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Michael Thompson's photo lighting of Rihanna for GQ on guess the lighting blog

ted sabarese photo lighting diagram of rihanna for gq on guess the lighting blog

copyright, Michael Thompson.

Rihanna may currently be entangled in a dab of plagiarism controversy over her latest video, but that doesn’t take away from the utter sexiness seeping from this January 2010 GQ cover. Michael’s soft, backlighting paints a glamorous yet angelic picture of this rock and roll siren. Five strobes did the trick.

Camera: Hasselblad H3D-39 and 100mm lens, handheld 10 feet back. Shot at 1/125, f8, ISO 50.

Lighting: The main light sources come from the sides and behind. A large softbox at f16 ½ (+2 ½ stops) is positioned behind a framed, one-stop diffusion silk to camera left and behind Rihanna. Another large softbox at f8 ½ (+ ½ stop) with framed silk sits similarly to camera right. A medium softbox at f5.6 (-1 stop) sits four feet to camera left and eight feet high. Two white umbrellas at f11 (+1 stop) light the white background from both camera right and left, in the rear.

Comments: Both avid potholers, Michael and Rihanna spent a good part of the shoot discussing their favorite secret caverns, halogen vs. LED helmet lights and whether a figure-of-eight knot was stronger than an alpine butterfly. All of which helped distract Rihanna from the fact her shorts, although very cool, wouldn’t zip up all the way.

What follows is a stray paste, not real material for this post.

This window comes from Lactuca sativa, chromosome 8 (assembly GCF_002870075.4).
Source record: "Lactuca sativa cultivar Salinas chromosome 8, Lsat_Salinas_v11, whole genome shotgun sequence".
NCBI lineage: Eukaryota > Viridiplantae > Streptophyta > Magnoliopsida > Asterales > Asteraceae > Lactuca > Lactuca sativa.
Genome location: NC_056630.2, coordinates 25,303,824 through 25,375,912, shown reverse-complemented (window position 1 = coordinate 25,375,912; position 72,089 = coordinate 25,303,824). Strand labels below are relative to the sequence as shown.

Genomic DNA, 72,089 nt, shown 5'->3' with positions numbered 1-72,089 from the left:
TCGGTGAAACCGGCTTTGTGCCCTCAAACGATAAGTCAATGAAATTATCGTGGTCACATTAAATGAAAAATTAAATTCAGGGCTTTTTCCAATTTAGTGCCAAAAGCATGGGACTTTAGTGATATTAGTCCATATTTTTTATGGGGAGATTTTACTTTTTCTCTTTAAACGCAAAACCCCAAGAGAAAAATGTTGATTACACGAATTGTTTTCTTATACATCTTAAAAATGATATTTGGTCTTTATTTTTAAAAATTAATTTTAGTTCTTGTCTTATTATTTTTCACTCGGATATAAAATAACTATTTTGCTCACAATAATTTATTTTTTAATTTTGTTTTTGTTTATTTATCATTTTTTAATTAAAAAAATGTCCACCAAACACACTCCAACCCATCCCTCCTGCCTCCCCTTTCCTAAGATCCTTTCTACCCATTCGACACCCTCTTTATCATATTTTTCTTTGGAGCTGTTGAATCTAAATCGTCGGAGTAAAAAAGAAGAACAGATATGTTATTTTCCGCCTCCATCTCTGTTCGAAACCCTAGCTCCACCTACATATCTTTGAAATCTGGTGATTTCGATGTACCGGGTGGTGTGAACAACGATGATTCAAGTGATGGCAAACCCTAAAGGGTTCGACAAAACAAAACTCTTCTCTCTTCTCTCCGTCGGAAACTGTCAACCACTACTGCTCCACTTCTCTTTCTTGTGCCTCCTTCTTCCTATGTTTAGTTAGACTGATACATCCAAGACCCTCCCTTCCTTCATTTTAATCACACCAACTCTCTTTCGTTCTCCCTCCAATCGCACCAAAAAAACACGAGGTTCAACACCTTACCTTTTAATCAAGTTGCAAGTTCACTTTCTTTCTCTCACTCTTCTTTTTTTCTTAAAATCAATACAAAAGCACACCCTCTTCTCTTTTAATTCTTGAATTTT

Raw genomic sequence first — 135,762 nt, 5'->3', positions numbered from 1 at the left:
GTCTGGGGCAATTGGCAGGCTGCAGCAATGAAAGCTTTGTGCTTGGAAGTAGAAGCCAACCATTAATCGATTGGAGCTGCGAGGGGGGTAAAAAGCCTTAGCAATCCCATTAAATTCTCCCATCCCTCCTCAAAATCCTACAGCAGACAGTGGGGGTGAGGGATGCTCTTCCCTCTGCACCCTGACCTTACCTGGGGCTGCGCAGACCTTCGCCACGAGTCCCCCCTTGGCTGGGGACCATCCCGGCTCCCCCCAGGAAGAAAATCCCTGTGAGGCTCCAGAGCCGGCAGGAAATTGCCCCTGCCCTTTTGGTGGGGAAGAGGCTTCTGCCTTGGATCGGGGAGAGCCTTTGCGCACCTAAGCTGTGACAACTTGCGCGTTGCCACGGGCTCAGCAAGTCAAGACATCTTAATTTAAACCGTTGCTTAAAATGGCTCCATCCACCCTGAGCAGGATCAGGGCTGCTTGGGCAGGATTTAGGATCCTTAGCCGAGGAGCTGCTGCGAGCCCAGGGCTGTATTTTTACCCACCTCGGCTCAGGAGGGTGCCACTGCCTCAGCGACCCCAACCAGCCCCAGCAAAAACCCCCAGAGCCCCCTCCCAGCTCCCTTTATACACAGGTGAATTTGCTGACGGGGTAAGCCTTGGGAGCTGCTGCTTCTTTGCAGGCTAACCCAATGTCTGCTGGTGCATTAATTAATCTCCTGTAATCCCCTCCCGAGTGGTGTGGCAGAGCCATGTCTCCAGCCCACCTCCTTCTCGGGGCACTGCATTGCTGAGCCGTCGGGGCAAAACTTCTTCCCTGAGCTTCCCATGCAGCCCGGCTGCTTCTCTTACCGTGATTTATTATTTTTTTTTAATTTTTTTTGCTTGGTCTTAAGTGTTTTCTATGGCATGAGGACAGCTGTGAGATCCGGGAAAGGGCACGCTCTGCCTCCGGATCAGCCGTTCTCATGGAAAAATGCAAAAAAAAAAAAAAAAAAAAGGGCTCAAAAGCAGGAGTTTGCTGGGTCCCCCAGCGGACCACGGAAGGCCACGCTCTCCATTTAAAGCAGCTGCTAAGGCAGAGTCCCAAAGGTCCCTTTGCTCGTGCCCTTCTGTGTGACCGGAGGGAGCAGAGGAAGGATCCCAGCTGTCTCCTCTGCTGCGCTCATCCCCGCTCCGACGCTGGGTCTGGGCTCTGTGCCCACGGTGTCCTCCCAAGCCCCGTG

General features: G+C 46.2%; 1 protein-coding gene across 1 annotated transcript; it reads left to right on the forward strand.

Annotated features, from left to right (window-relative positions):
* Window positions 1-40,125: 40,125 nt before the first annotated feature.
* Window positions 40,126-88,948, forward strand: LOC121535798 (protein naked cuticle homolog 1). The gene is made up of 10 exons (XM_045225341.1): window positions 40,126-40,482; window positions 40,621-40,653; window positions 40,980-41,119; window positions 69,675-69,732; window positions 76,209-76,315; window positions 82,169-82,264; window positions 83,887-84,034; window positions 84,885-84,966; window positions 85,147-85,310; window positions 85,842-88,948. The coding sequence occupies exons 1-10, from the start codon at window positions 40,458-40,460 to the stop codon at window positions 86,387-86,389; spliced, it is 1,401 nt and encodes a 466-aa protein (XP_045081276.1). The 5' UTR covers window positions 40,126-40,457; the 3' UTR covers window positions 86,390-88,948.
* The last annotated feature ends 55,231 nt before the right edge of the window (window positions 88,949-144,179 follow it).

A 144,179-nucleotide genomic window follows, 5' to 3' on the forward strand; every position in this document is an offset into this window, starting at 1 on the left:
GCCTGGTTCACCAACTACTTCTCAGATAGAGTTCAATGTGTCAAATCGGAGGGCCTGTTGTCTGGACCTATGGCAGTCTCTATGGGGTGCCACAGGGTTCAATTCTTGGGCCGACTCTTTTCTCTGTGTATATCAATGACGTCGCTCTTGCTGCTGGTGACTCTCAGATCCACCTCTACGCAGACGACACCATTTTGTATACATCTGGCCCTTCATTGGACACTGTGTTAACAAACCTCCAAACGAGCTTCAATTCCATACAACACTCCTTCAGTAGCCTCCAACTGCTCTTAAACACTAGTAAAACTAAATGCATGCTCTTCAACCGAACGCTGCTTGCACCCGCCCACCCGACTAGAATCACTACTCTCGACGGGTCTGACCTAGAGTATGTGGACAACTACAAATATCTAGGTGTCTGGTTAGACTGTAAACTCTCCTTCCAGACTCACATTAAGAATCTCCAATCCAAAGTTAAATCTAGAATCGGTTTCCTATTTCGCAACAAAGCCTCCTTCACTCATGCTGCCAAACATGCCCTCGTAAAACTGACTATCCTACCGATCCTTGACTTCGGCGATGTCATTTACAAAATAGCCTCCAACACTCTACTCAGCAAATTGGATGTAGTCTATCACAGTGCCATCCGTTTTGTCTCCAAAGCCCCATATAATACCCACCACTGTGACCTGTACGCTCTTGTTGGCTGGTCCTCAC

michael thompson's photo lighting of juliianne moore on guess the lighting

The Grand Odalisque on guess the lighting blog

ted sabarese photo lighting diagram of odalisque on guess the lighting blog

copyright, Michael Thompson.

This portrait taken in 2003 for the cover of American Photograph magazine pays tribute to Jean-Auguste Ingres’ famous 19th-century painting La Grande Adalisque. Michael was originally supposed to shoot Julianne in a couture dress, but was so inspired by her flawless skin he switched directions. To this day, there is much debate over which is sexier. My two cents: who cares?

This is lit with one (count it, one) light.

Camera: Pentax 67 II with 90mm lens and Kodak Portra 160 film, set on a tripod 10 feet back. Shot at 1/30, f8, ISO 100.

Lighting: The key light is a large octabank at f8 set eight feet to camera left and slightly in front. Michael added an extra diffuser to soften the light even more.

Comments: The final select here was taken moments before the scraggly tree caught on fire (the prop stylist had positioned it too close to the oil lamp). Which then fell into the blue curtain, which set ablaze. No one was hurt and the fire was quickly extinguished, but many happy onlookers ogled in joy as a naked Julianne Moore ran outside the studio. “Wow, she really does have amazing skin,” was heard more than once.